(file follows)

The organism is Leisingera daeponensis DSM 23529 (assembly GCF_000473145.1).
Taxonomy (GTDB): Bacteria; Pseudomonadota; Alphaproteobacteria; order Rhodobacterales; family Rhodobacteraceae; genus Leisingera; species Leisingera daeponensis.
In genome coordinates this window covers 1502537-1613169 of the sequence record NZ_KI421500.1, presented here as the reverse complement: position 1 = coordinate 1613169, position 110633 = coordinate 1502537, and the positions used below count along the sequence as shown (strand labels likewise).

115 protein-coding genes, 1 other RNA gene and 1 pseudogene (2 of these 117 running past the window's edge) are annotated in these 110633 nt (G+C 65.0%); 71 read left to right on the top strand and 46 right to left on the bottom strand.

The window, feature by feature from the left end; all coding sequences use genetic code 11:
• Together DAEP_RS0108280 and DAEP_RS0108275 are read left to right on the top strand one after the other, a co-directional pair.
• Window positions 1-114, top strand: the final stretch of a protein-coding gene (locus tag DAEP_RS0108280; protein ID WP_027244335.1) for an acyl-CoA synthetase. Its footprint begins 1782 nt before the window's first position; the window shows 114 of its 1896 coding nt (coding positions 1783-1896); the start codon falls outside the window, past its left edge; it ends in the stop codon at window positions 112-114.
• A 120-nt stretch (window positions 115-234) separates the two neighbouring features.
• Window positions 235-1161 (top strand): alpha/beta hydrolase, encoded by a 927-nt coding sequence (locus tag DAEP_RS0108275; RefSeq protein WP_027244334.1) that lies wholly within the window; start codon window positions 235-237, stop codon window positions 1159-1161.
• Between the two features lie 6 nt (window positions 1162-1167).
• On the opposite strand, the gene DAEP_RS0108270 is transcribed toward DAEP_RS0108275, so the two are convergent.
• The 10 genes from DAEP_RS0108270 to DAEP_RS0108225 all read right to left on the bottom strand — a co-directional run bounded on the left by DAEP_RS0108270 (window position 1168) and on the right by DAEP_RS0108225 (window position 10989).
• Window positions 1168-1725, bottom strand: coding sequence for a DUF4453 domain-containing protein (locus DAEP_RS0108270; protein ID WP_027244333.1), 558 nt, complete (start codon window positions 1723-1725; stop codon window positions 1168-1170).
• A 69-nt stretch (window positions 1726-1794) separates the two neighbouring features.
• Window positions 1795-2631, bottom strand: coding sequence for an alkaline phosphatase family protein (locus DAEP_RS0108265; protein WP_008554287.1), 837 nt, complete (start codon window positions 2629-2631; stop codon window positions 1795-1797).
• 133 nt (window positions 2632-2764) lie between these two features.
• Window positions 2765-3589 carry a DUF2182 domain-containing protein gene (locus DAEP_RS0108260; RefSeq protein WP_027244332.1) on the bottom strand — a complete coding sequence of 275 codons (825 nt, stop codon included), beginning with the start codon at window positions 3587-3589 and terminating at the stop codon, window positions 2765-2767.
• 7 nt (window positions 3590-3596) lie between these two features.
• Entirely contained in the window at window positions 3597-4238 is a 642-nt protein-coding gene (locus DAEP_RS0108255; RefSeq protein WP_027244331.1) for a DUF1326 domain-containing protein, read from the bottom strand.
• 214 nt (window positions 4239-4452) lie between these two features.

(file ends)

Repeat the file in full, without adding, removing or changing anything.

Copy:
The organism is Leisingera daeponensis DSM 23529 (assembly GCF_000473145.1).
Taxonomy (GTDB): Bacteria; Pseudomonadota; Alphaproteobacteria; order Rhodobacterales; family Rhodobacteraceae; genus Leisingera; species Leisingera daeponensis.
In genome coordinates this window covers 1502537-1613169 of the sequence record NZ_KI421500.1, presented here as the reverse complement: position 1 = coordinate 1613169, position 110633 = coordinate 1502537, and the positions used below count along the sequence as shown (strand labels likewise).

115 protein-coding genes, 1 other RNA gene and 1 pseudogene (2 of these 117 running past the window's edge) are annotated in these 110633 nt (G+C 65.0%); 71 read left to right on the top strand and 46 right to left on the bottom strand.

The window, feature by feature from the left end; all coding sequences use genetic code 11:
• Together DAEP_RS0108280 and DAEP_RS0108275 are read left to right on the top strand one after the other, a co-directional pair.
• Window positions 1-114, top strand: the final stretch of a protein-coding gene (locus tag DAEP_RS0108280; protein ID WP_027244335.1) for an acyl-CoA synthetase. Its footprint begins 1782 nt before the window's first position; the window shows 114 of its 1896 coding nt (coding positions 1783-1896); the start codon falls outside the window, past its left edge; it ends in the stop codon at window positions 112-114.
• A 120-nt stretch (window positions 115-234) separates the two neighbouring features.
• Window positions 235-1161 (top strand): alpha/beta hydrolase, encoded by a 927-nt coding sequence (locus tag DAEP_RS0108275; RefSeq protein WP_027244334.1) that lies wholly within the window; start codon window positions 235-237, stop codon window positions 1159-1161.
• Between the two features lie 6 nt (window positions 1162-1167).
• On the opposite strand, the gene DAEP_RS0108270 is transcribed toward DAEP_RS0108275, so the two are convergent.
• The 10 genes from DAEP_RS0108270 to DAEP_RS0108225 all read right to left on the bottom strand — a co-directional run bounded on the left by DAEP_RS0108270 (window position 1168) and on the right by DAEP_RS0108225 (window position 10989).
• Window positions 1168-1725, bottom strand: coding sequence for a DUF4453 domain-containing protein (locus DAEP_RS0108270; protein ID WP_027244333.1), 558 nt, complete (start codon window positions 1723-1725; stop codon window positions 1168-1170).
• A 69-nt stretch (window positions 1726-1794) separates the two neighbouring features.
• Window positions 1795-2631, bottom strand: coding sequence for an alkaline phosphatase family protein (locus DAEP_RS0108265; protein WP_008554287.1), 837 nt, complete (start codon window positions 2629-2631; stop codon window positions 1795-1797).
• 133 nt (window positions 2632-2764) lie between these two features.
• Window positions 2765-3589 carry a DUF2182 domain-containing protein gene (locus DAEP_RS0108260; RefSeq protein WP_027244332.1) on the bottom strand — a complete coding sequence of 275 codons (825 nt, stop codon included), beginning with the start codon at window positions 3587-3589 and terminating at the stop codon, window positions 2765-2767.
• 7 nt (window positions 3590-3596) lie between these two features.
• Entirely contained in the window at window positions 3597-4238 is a 642-nt protein-coding gene (locus DAEP_RS0108255; RefSeq protein WP_027244331.1) for a DUF1326 domain-containing protein, read from the bottom strand.
• 214 nt (window positions 4239-4452) lie between these two features.